October 16, 2016
So the Washington Redskins own the Philadelphia Eagles, it would seem, as the Birds have now dropped four straight games against their division rivals to the south. As always, win or lose, we hand out 10 awards.
Coming into this game, the Redskins arguably had the worst run defense in the NFL:
On Sunday, the Eagles tried to prove that they could be worse. The Redskins ran the ball down the Eagles' throats, to the tune of 33 carries for 230 yards, 1 TD, and an embarrassing game-sealing 57-yard run by Matt Jones. Awful.
I'll also note here that the Redskins' offensive line thoroughly dominated the Eagles' pass rush as well.
Mills is this year's "get beaten deep" guy, a yearly Eagles tradition.
Technically, Mills only gave up one deep completion to DeSean Jackson, however, he was beaten deep on another should-have-been touchdown that Jackson dropped.
Mills ran a 4.61 at the Combine. That is the primary reason why he dropped in the draft, not because of off-the-field issues. He does not have good enough long speed to cover receivers like DeSean Jackson on the outside. Mills can eventually be a good slot corner, but the Eagles are asking too much of him right now.
The Eagles must have been drinking Mai Tais when they decided it would be a good idea to start Halapoulivaati Vaitai.
With 13:26 left in the 2nd quarter, the Eagles punted. One kneel-down to end the half aside, the Eagles didn't not get the ball again until there was 8:40 left in the 3rd quarter. That's nearly 20 minutes, or one-third of the game that the offense was on the sidelines.
During that span, the Redskins ran 39 plays. A recap:
39 plays. That's nuts.
A big theme of Wentz's post-game press conference was the notion that with such a long period of time going by with the offense not on the field, it was difficult to get into a rhythm. That's true, however, Wentz was up and down today.
He made three highlight reel-worthy plays. His deep throws to Jordan Matthews, and the two plays where he scrambled away from pressure only to find receivers down the field -- Dorial Green-Beckham on one, Nelson Agholor on the other -- were outstanding. On the downside, Wentz simply cannot take sacks on two consecutive plays at the end of a game, especially on the rare occasions on the afternoon in which the offensive line gave him time to throw.
Over the last two weeks, the officials have thrown quite a number of flags on the Eagles. In Detroit a week ago, the Eagles were flagged 14 times for 111 yards. Against the Redskins, the Eagles were flagged 13 times for 114 yards.
There was a high level of officiating incompetence in the Eagles-Lions game a week ago, to the point where the officials even forgot which team was on offense at one point. This week, however, a few bad calls aside (the phantom Wendell Smallwood block in the back that negated a big play, for example), the officials today weren't awful. The Eagles have nobody to blame but themselves for their sloppy play.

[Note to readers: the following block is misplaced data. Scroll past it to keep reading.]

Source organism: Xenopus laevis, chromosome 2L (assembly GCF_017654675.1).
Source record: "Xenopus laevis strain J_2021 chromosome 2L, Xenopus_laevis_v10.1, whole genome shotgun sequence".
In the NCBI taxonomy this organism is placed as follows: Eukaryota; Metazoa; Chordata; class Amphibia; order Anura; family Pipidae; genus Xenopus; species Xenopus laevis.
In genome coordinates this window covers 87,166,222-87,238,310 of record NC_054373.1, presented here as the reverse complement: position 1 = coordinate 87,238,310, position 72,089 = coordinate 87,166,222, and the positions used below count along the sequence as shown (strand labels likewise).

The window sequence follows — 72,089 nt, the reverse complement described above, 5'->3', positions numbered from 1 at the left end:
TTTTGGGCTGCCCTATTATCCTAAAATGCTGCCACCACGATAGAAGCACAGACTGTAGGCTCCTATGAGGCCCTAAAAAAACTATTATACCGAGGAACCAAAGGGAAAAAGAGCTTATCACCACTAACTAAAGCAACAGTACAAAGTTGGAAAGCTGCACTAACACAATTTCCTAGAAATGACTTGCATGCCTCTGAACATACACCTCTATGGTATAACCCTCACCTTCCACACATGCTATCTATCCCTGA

Fletcher Cox was called for a personal foul for the second time in as many weeks in the red zone when the Eagles would have otherwise forced a field goal attempt. Additionally, there were three defensive offsides (or encroachment) penalties. That's bad discipline, plain and simple.
The Eagles have to stop shooting themselves in the foot, and they better figure it out quickly or this season is going to spiral out of control.
After Carson Wentz was sacked late in the fourth quarter, setting up a 4th and 24 with the clock ticking down, the Eagles called timeout, only to punt.
"Wanted to save the time," said Pederson. "We had discussed it prior to the play. If something negative had happened we were going to use the timeout, save the time. We'd have gotten the ball back with around 48, 49 seconds back and had a chance at the end."
Well, yeah, but if you rushed the punt team out there, punted, stopped the Redskins on three straight plays using all three of your timeouts at that time, you would have had more than 48 or 49 seconds.
Of course, the time management point became moot once the Eagles couldn't stop the Redskins from running it down their throats, as noted above.
Three weeks ago, the Eagles were sitting pretty atop the NFC East. Now? Not so much. In addition to dropping their matchup to the Redskins, the Giants beat the Ravens, and as of 6:00 p.m., the Cowboys are leading the Packers in Green Bay. The NFC East standings now look like this:
And that's especially bad for the Eagles now, because...
The Eagles' next six opponents are as follows, with the following records as of 6:00 p.m.:
The Cowboys are playing the Packers in the late afternoon games, and the Falcons are playing the Seahawks, so assuming there are no ties, the Eagles next six opponents will have a combined record of 24-9.
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